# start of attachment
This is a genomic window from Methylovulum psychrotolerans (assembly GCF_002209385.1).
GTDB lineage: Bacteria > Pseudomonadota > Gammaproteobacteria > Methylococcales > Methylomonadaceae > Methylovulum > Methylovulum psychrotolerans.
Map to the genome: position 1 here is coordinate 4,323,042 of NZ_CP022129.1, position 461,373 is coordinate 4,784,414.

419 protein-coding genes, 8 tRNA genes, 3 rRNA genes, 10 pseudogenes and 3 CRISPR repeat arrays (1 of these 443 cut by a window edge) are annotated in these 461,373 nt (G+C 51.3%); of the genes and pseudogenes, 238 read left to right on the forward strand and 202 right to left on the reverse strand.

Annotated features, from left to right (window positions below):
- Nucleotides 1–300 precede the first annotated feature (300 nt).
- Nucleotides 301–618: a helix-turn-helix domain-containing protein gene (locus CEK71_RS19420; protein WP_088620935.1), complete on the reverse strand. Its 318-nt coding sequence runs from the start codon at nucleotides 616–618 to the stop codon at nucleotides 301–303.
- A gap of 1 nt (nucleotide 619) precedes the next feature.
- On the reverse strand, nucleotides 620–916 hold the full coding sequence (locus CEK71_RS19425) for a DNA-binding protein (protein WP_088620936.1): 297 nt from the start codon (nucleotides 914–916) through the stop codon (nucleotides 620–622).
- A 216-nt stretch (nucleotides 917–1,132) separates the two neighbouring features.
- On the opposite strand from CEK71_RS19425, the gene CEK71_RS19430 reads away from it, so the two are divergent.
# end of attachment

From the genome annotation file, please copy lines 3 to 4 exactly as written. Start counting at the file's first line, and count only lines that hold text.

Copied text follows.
Map to the genome: position 1 here is coordinate 4,323,042 of NZ_CP022129.1, position 461,373 is coordinate 4,784,414.

419 protein-coding genes, 8 tRNA genes, 3 rRNA genes, 10 pseudogenes and 3 CRISPR repeat arrays (1 of these 443 cut by a window edge) are annotated in these 461,373 nt (G+C 51.3%); of the genes and pseudogenes, 238 read left to right on the forward strand and 202 right to left on the reverse strand.